Friday, 31 July 2020

RadioMaster TX16S review: can it crush my X9D Plus?

It's a great time for OpenTX fans! While FrSky still dominates with its proprietary systems, new manufacturers like Jumper and RadioMaster are offering an alternative path. 

One such transmitter is the RadioMaster TX16S, a full feature radio at a budget price. The centrepiece is its built-in 4-in-1 multi-protocol module (MPM), a clever gismo which works with different brands of receiver including FrSky, HOTT, Spektrum and Futaba. 

The TX16S is an interesting transmitter, but can it succeed where the Jumper T16 failed, and replace my old faithful Taranis X9D+? Read on and find out!


RadioMaster TX16S
RadioMaster TX16S
Full disclosure - RadioMaster sent me this unit free of charge to evaluate and keep. RM did not seek or receive access to this review prior to publication, and all opinions are my own. 

Roots and branches

RadioMaster may sound like a new company, but it was formed from the team which produced the Jumper T16. No surprise, then, that the TX16S bears more than a passing resemblance to the T16 Pro (a radio which I also own).

Similar spec, different character: Jumper T16 Pro(left) and RM TX16S
Similar spec, different character: Jumper T16 Pro (left) and RadioMaster TX16S

Another transmitter which looks similar is the Jumper T18, however I won't mention it further as it is reported to suffer from reduced range on 2.4 GHz due to the antenna arrangement (an indirect result of its support for R9).


What's in the box

The first surprise is the packaging. Instead of the usual polystyrene, the TX16S comes in a semi-rigid foam case with the RadioMaster logo embossed on the lid. It fits like a glove and is perfect for slinging in the back of the car. 

Semi-rigid foam case
TX16S as delivered


The following accessories were supplied: 
  • Neckstrap with the 'RadioMaster' logo + carabiner clip
  • Quick Start guide
  • 1 meter USB-C charge/data cable
  • 4 x gimbal springs. These are softer than the ones already fitted.
  • Sticker sheet (I'm a sucker for these!)
  • Key ring (cute!)
All hardware is of decent quality, however, the carabiner clip will inevitably scratch the screen, so I've kept the screen protector in place for now.

Styling and ergonomics

The plastic shell has a smooth semi-matt finish. Fit and finish are good, and I think it looks rather smart.

The side and rear grips are made of a flexible plastic. Compared with the Jumper T16, the material is less tactile, however the rear grips are deeper and there's a useful finger rest near the top. The grips may seem less comfortable on first acquaintance, but ultimately they provide a more stable hold.

Rear grips T16 left, TX16S right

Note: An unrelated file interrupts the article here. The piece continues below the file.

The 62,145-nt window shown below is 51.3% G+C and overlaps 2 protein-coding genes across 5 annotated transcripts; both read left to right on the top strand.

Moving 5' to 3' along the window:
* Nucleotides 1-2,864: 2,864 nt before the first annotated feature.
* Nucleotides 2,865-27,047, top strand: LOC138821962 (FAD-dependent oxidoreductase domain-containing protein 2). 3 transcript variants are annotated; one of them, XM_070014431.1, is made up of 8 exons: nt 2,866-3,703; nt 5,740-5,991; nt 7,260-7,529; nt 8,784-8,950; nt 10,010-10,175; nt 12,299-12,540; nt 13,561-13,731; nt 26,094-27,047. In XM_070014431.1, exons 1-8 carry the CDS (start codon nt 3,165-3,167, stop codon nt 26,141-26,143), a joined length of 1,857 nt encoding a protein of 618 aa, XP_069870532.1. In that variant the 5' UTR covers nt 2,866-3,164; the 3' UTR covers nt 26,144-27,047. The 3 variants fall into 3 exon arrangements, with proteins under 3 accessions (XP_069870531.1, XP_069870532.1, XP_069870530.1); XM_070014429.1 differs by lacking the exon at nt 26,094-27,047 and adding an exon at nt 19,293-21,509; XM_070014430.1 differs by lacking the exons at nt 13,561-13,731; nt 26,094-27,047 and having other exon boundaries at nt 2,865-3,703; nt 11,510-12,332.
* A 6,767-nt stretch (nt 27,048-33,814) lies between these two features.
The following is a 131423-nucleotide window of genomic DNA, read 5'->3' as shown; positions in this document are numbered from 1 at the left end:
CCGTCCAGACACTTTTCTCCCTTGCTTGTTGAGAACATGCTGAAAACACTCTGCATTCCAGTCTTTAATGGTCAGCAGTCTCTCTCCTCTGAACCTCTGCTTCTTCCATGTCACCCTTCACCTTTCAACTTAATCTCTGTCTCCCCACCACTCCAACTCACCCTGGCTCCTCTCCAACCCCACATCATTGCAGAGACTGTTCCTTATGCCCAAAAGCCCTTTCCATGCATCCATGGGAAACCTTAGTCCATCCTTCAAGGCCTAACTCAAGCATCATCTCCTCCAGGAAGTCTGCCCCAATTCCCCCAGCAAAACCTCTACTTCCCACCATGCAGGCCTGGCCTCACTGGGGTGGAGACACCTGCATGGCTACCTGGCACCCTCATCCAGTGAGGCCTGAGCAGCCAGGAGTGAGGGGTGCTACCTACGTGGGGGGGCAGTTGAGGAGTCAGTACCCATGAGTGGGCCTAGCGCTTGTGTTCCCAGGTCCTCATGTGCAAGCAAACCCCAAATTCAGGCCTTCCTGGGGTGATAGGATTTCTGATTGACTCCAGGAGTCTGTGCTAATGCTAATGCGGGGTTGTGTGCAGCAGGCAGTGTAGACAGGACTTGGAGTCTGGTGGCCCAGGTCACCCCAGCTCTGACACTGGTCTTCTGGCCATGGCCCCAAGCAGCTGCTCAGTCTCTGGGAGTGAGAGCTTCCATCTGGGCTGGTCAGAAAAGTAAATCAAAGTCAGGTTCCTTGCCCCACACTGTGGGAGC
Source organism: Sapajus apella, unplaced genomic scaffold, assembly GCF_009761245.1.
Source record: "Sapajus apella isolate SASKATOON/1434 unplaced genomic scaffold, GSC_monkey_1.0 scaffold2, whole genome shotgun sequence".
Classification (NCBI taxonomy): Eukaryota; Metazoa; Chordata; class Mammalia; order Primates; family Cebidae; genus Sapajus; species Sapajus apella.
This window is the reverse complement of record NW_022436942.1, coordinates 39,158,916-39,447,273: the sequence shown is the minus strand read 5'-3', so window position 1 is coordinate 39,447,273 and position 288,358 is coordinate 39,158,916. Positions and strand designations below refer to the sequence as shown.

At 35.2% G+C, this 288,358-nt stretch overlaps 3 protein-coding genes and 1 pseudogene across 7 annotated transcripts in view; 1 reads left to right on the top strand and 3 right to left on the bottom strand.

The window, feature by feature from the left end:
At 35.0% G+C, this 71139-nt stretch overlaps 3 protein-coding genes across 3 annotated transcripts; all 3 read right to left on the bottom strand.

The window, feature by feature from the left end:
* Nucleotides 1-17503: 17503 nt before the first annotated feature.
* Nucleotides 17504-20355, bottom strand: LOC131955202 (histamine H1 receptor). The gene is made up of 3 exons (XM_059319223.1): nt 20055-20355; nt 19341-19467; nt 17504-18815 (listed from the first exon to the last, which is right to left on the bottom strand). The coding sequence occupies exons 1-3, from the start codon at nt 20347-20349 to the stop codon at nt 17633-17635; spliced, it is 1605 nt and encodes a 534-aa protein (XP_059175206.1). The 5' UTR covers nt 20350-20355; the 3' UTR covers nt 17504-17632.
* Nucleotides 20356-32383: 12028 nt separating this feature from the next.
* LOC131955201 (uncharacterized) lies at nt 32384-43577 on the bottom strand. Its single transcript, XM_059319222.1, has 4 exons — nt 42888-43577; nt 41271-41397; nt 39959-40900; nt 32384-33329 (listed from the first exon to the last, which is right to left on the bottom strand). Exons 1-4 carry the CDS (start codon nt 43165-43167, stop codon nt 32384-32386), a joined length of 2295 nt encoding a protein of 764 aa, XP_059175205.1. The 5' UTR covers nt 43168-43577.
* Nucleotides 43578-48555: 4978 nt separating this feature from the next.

Rear grips T16 (left) and TX16S.

The power switch is 'soft' and incorporates a 3-colour LED: blue for transmit, red for transmission blocked, and green for charging. There's a delay when powering on and off. The 'off' delay is adjustable in OpenTX (being impatient, I have it shortened it to 1 second in the Sys/Radio menu).

The unit balances nicely with a neck strap when using 18650 cells.

Power switch
Power switch and neckstrap point

Switches, knobs and sliders

[If you're already familiar with the T16, T18 or X10 then you can skip this section as they're all pretty similar in terms of knobs and switches....]

Eight switches are provided – six 3-position and two 2-position at the rear. The switches have a decent action with minimal play. All switches are mounted on daughter boards for stability - the downside is that swapping them around will involve some tricky soldering. 

In common with its peers, the momentary switch is at the rear right, not the best place for right-handed DLG pilots.

The TX16S switches have a nice feel
Switches have a nice feel


There’s a slider on each side. They're not great - too little friction and too short throw - but they are usable (I use the left slider for motor control).

TX16S Sliders
Sliders are not the TX16S's strong point


Near the top are the two analogue knobs (S1/S2). They're quite small and a little fiddly, but usable. 

Below these are six illuminated 'chicken feet'. These behave as radio buttons (one button is active at any one time), and are programmed as a 6-position switch. 

Below the chicken feet are the auxiliary trimmers (T5/T6). These could be programmed as mix adjusters for rates, diff etc.

Access to the programming menus is via six buttons and a roller. Unusually, there are two Page buttons, for forward and back (personally I have got used to a single Page button and a short/long press, but some may prefer the extra button). The lettering on the four black buttons is embossed, and is not so easy to read.

The roller is made of metal with a knurled finish. It has a nice weight, and a pleasant click action - much better than the 'dead flesh' action on the T16. 


TX16S roller, made of knurled metal
Knurled metal roller

Looking inside

One of the first tasks will be to adjust the stick tension, ratchet action etc. To do this, you have to open the case. This is accomplished by peeling off the side grips and removing six screws (four cross-head screws at the back, and two Allen head screws on the antenna plate). The tensioners are adjusted with an Allen key - clockwise weakens the tension.

For the throttle axis, the usual ratchet and friction adjustments are provided.

This is a good opportunity to examine the rest of the insides. It all looks very neatly organised, with good use of cable ties, and the gimbal wires are well supported at the junction with the sensors. 

[Note that new sets have an extra speaker on the rear moulding, with a lead to the motherboard. Some extra care will be needed to separate the two halves.]

The SD card is accessible via a rubber flap in the bottom of the case. Care is needed when inserting the card - if you get it wrong it can slip inside the case.



A view of the electronics


Multi protocol magic!